While Justice And Health was planning how to prevent a major global health catastrophe, its members had not exactly prioritized the legal details of forming a nonprofit. Anthony came into the Transactional Law Clinics for our first meeting, along with Terrence Park, the organization’s administrative mastermind, looking for help with securing federal tax-exempt status. This status is crucial to their mission—without the status they cannot get donations; without donations they cannot build clinics; they cannot feed starving people.
We agreed to take them on as clients, and immediately realized that their incorporation documents were incomplete. I drafted amended articles of organization for them as well as organization by-laws. Then I assembled a massive amount of information for their tax-exempt status application. During my conversations with Anthony and Terrence, I learned what it’s like to try to save the world. And my questions about technicalities actually flagged some important issues that were hard to see from their big-picture vantage point. For example, no one knew who would own the clinical property: Justice And Health or the DPRK government.
After a great amount of legal research, several meetings, and many cups of coffee, I had everything ready to go. I was one email away from filing their application. Then something unexpected happened.
“I had a meeting with folks on the ground and have some updates. When can we speak on the phone?” After spending time reflecting on the details of their clinical construction plan, Justice And Health had changed their strategy. Better to start small and grow from there—instead of an independent clinical unit, they would build a soymilk factory and bakery within the clinical compound. They would supply the ingredients for both. This project would take much less capital to get started and could be up and running much faster than a full clinic.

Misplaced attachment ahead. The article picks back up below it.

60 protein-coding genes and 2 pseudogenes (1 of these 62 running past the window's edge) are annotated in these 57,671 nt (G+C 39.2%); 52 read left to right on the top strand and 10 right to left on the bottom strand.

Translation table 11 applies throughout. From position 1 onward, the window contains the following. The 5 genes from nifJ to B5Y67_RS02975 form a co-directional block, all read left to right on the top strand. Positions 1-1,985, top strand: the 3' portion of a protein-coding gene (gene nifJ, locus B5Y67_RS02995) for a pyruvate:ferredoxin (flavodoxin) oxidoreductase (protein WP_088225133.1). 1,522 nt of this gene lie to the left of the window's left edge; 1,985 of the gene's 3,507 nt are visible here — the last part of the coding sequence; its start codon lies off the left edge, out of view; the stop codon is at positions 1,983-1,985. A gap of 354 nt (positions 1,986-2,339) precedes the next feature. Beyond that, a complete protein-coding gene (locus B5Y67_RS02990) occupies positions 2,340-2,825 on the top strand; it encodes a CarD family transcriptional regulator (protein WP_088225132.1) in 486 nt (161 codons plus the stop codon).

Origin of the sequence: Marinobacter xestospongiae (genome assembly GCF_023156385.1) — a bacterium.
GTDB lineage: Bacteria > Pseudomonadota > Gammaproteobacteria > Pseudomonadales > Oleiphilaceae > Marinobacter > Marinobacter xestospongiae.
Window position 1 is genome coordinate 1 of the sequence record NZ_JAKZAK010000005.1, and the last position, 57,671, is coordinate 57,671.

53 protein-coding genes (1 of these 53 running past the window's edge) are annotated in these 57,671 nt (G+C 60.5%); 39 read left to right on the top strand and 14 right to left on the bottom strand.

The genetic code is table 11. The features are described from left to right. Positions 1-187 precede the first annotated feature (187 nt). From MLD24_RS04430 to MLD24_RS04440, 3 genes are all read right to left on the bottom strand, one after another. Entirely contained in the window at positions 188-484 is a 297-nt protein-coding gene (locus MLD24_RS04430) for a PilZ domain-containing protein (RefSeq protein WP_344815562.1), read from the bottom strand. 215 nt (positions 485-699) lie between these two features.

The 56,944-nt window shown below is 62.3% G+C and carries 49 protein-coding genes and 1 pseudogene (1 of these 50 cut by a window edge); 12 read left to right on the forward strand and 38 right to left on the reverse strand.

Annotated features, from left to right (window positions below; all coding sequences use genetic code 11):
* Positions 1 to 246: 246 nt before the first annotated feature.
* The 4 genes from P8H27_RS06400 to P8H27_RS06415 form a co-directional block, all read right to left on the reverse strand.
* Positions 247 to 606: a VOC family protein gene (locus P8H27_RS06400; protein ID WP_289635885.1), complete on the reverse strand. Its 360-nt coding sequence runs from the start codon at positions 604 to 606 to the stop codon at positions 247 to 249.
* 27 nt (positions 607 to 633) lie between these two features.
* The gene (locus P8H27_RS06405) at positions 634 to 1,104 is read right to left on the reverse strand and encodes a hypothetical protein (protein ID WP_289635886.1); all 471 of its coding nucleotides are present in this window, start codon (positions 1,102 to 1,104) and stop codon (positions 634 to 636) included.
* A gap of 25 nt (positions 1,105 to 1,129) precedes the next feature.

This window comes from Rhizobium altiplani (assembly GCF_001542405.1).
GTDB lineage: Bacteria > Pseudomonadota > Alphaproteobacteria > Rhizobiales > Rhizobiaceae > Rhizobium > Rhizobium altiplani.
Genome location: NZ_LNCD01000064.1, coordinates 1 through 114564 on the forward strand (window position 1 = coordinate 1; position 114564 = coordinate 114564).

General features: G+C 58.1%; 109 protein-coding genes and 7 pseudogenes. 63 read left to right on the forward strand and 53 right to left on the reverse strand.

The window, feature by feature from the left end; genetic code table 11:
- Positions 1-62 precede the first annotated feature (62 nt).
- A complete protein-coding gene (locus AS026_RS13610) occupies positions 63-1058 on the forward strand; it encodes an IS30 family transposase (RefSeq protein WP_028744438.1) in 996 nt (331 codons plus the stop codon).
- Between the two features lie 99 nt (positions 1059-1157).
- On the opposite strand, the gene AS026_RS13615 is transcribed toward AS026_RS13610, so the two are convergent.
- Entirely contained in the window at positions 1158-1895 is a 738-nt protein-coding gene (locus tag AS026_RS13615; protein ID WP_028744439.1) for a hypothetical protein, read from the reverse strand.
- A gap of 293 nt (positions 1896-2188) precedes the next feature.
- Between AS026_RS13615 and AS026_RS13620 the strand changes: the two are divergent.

So my application was out the window. Time to begin on another version.
Even acknowledging the hiccups along the way, words cannot express how much working with Justice And Health helped me grow as both a person and as an attorney. Transactional law probably does not seem like the place to promote a better world. But, after just a few weeks in the Transactional Law Clinics, I was helping do just that.
“Justice And Health has been so fortunate to have access to a resource like the Harvard Transactional Law Clinics,” Anthony Lee said. “Nonprofits like ours that are just getting started face all sorts of legal hurdles. Our TLC student advocate both helped us identify what we needed to do and how. Because she was still learning about this area of law, she brought a level of enthusiasm and curiosity that we couldn’t have expected elsewhere. Not to mention that the price was reasonable enough that our nascent organization could take care of the legal stuff without sacrificing progress on our broader goals.”
Filed in: Clinical Spotlight, Clinical Voices